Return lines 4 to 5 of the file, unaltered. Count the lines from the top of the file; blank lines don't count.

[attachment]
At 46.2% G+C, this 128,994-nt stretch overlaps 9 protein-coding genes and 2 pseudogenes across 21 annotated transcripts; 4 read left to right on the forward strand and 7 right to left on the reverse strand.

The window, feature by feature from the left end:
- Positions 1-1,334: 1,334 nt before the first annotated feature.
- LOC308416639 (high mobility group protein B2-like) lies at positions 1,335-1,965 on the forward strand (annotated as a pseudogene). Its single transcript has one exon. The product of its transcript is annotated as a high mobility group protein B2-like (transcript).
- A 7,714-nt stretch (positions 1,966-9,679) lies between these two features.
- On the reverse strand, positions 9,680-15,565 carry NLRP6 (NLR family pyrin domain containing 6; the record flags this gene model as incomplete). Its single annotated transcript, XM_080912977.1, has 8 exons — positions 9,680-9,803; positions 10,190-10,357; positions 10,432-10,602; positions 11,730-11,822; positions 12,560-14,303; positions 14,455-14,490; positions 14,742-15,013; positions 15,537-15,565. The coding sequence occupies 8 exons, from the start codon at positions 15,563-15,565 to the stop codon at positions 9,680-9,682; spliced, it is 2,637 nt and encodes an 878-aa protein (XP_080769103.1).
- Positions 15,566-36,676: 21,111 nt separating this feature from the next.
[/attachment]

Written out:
- LOC308416639 (high mobility group protein B2-like) lies at positions 1,335-1,965 on the forward strand (annotated as a pseudogene). Its single transcript has one exon. The product of its transcript is annotated as a high mobility group protein B2-like (transcript).
- A 7,714-nt stretch (positions 1,966-9,679) lies between these two features.